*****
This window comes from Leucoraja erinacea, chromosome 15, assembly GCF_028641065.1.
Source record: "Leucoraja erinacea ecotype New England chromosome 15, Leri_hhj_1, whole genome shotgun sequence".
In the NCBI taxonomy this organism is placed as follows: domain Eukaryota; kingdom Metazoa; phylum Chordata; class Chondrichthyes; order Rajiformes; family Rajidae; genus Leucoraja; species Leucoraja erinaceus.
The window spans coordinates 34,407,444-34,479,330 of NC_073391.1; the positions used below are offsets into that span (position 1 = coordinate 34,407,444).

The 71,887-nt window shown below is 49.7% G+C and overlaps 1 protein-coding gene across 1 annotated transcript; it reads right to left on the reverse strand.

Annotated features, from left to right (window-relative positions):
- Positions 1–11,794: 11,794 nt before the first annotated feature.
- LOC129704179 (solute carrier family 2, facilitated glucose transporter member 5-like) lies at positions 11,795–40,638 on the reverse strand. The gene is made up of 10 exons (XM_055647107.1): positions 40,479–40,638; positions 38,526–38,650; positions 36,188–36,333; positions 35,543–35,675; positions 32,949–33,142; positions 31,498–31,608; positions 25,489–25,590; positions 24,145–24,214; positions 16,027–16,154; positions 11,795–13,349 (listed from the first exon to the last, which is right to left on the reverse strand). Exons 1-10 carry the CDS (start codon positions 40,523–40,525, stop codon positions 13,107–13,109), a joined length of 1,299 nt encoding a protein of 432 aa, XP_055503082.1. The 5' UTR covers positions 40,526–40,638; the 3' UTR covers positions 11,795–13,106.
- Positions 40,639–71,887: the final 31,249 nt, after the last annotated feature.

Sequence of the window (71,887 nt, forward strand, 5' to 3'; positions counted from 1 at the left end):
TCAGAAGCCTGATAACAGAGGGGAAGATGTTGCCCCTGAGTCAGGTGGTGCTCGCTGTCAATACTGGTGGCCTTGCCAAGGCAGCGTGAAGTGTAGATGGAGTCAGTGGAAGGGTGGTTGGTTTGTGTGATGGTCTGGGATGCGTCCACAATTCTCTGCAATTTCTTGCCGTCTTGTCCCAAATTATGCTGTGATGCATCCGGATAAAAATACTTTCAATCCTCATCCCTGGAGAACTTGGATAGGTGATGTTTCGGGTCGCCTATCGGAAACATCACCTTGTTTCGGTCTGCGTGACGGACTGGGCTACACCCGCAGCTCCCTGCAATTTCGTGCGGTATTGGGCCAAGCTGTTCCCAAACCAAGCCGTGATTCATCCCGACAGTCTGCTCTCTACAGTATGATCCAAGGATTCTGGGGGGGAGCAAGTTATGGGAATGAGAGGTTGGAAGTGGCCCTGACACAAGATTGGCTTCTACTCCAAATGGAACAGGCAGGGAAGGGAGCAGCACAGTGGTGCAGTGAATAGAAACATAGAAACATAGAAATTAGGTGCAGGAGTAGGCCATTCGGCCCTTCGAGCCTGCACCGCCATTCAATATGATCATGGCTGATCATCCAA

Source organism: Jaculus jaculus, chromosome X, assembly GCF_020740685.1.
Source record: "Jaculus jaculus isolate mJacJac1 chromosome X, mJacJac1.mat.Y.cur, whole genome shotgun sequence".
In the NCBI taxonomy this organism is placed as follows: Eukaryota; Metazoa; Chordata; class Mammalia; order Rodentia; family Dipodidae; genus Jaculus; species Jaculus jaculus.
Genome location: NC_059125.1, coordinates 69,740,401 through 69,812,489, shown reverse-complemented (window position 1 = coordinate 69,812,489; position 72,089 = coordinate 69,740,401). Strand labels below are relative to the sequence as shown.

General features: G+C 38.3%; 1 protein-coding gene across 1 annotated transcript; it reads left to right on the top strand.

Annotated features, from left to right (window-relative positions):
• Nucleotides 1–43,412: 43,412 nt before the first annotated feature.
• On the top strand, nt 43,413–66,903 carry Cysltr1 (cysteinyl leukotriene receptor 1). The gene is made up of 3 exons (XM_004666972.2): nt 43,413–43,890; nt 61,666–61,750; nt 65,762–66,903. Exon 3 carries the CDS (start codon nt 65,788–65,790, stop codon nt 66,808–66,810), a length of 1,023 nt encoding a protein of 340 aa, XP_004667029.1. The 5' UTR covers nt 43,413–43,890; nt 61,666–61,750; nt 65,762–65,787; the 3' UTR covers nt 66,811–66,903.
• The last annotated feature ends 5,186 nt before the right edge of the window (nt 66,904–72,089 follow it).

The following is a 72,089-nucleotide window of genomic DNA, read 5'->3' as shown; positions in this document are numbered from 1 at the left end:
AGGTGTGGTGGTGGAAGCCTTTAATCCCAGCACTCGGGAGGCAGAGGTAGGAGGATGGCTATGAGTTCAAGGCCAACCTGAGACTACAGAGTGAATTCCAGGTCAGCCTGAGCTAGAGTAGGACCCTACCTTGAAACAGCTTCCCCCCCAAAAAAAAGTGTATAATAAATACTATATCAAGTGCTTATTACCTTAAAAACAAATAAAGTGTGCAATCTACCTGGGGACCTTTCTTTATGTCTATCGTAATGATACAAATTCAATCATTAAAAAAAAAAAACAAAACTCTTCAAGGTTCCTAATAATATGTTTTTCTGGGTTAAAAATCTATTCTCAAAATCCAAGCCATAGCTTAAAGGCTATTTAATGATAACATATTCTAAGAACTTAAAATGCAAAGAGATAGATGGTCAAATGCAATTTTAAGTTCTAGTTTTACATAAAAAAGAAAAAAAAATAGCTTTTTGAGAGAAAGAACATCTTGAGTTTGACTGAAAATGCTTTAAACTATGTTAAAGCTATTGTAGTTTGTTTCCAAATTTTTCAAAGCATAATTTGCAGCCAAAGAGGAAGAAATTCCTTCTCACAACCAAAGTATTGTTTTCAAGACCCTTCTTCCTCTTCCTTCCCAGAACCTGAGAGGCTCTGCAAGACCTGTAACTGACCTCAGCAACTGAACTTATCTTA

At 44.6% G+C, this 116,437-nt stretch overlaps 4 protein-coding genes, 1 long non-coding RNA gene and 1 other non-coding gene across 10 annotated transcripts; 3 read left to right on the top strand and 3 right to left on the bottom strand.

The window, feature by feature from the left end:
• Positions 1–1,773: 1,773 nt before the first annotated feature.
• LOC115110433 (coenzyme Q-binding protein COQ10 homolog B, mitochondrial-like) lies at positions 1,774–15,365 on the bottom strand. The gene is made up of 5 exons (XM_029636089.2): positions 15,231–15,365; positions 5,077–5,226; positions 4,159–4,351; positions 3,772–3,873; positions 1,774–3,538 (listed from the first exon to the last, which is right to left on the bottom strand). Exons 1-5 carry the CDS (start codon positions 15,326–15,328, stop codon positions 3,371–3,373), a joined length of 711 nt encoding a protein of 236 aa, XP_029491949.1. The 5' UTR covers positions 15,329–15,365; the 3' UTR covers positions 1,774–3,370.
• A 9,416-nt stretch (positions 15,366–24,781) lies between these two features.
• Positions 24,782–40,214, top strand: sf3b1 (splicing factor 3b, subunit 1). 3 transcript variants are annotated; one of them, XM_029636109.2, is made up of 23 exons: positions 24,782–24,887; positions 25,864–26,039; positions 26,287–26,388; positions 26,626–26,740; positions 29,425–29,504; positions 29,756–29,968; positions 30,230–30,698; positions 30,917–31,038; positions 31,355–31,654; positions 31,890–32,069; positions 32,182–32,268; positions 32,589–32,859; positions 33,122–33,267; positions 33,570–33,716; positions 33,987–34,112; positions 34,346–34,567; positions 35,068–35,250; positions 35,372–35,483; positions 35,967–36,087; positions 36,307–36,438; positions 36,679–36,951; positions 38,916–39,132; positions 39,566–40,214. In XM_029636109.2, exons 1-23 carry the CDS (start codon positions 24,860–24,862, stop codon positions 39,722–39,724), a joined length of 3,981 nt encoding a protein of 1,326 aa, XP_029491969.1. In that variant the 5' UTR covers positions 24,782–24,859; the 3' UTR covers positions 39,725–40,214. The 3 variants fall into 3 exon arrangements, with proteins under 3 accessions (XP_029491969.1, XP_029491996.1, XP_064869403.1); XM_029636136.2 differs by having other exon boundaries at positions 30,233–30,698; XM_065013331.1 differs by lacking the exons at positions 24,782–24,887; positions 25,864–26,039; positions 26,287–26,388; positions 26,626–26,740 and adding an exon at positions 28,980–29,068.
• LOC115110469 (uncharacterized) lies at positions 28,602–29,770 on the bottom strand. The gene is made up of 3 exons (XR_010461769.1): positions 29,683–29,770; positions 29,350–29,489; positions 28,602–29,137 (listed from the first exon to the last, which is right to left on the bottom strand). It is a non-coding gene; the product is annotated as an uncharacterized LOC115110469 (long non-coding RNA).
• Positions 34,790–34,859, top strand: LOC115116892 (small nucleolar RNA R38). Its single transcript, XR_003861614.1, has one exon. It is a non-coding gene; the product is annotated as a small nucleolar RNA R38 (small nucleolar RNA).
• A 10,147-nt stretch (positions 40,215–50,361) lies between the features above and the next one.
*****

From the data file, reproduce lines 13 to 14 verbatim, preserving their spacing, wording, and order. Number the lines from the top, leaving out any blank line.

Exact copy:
Source record: "Jaculus jaculus isolate mJacJac1 chromosome X, mJacJac1.mat.Y.cur, whole genome shotgun sequence".
In the NCBI taxonomy this organism is placed as follows: Eukaryota; Metazoa; Chordata; class Mammalia; order Rodentia; family Dipodidae; genus Jaculus; species Jaculus jaculus.